Jose Napoleon Duarte, having won over his fellow Salvadoreans in his bid for the presidency, now takes his campaign personally into the halls of the US Congress.
The Christian Democrat, due to arrive in the United States this weekend, already has a long history of dealing with American lawmakers, many of whom see him as the best hope for the future of Central America. He is expected to try to translate that goodwill into maximum US aid, with minimal strings attached.
Mr. Duarte is widely expected to be successful.
''He's a very impressive character,'' says Richard N. Howill, deputy assistant secretary of state for Inter-American Affairs. The fact that Duarte has fingers missing and bears the scars of torture and combat gives credence to his claim ''when he says, 'I've prepared my entire life for the role I'm about to assume,' '' the State Department official says.
Even one of the administration's chief critics on Central America policy, Rep. Clarence D. Long (D) of Maryland, credits Duarte with being a ''gutsy guy.'' The chairman of the subcommittee on foreign operations says, ''Anybody who is imprisoned and tortured and still comes back to run for office, you've got to give him a good deal of applause.''
Duarte, who was once elected to head his government and then imprisoned by the military, served as acting head of El Salvador from 1980 to '82. He has established strong ties with many on Capitol Hill. Educated in the US at the University of Notre Dame, he has visited Washington frequently, while lawmakers have routinely visited him during tours of Central America.
Rep. Jim Leach (R) of Iowa, a member of the House Foreign Affairs Committee, has commented that Duarte has met with Congress on ''more substantive issues'' than has President Reagan.
But the Salvadorean President-elect is not guaranteed an easy path through Congress. On the one side, he faces skepticism that he will be unable to halt the right wing's ''death squads.'' On the other, he faces his most outspoken opponent, Sen. Jesse Helms (R) of North Carolina.
Harking back to the earlier Duarte rule, Senator Helms has charged that Duarte ''systematically imposed socialist reforms'' that included the ''socialist land-reform scheme created by the US State Department.'' Moreover, he points out that Duarte nationalized banks and export businesses and that his 1980-82 government included officials ''who are recognized as militant communists.''
The North Carolinian has also challenged the legitimacy of the Salvadorean election by asserting that the United States aided the Duarte forces against Roberto d'Aubuisson, the right-wing candidate whom Helms favored.
So far, Helms has found few allies for his anti-Duarte views.
''I think that anyone elected president of that country you're going to have doubts about,'' says Robert J. Lagomarsino (R) of California, a member of the House subcommittee on Latin American affairs.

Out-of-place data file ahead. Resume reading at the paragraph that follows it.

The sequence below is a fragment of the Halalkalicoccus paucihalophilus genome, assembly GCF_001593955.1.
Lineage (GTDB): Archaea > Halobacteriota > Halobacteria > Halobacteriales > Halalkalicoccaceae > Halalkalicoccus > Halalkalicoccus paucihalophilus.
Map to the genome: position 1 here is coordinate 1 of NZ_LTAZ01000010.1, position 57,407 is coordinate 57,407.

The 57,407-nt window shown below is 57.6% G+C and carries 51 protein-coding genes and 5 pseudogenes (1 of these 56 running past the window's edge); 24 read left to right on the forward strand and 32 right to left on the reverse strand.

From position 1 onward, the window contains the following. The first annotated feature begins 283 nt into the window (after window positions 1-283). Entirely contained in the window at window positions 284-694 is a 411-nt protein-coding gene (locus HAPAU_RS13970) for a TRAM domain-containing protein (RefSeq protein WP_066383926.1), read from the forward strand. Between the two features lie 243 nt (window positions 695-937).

''We all are favorably impressed with him,'' says Rep. Henry J. Hyde, a fellow Republican on the subcommittee and an ardent anticommunist.
''Duarte has no association with the right-wing death squads, so he's very acceptable as the beneficiary of aid,'' the Illinois conservative says.
But Representative Hyde and others concede that they have no extensive knowledge of Duarte's background.
The new Salvadorean chief, despite his personal popularity in the US, carries some baggage from his past. ''It's fair to say he's farther left than any Christian Democrat that I've ever known,'' says the State Department's Mr. Howill, pointing to Duarte's moves toward nationalization and land reform. ''All of these things have been in the socialist party platforms.
''He is very much a reformer,'' adds Howill. He affirms the Reagan administration's support, while adding that Duarte has made ''rash moves'' in the past that alienated the business community and military.
''Is he a moderate?'' asks Howill. ''I'd say he's left of center, but not doctrinaire.'' Howill also says Duarte is ''very, very sincere in saying that he plans to get the death squads under control.''
Meanwhile, liberal critics worry less about nationalization and more about whether Duarte can end human-rights violations. ''He's going to have to do some real talking to woo me,'' says Representative Long, who has a long list of requirements, ranging from a restructured judiciary that will convict death-squad participants to providing for impartial foreign observers as watchdogs of the Salvadorean military.
Mr. Long also wants assurances that Duarte is ''genuinely interested'' in a negotiated settlement with the leftist guerrillas fighting the Salvadorean forces.
Meanwhile, Helms is equally adamant in opposing talks with the guerrillas.
During the election campaign, Duarte walked gingerly over the negotiation question. He called for dialogue with the opposing forces and for including them in elections, but not in his government.
Duarte will probably need to chart an equally cautious course when he meets with members of Congress next week. He is already virtually assured of some economic and military aid for his country. A good impression could mean even more.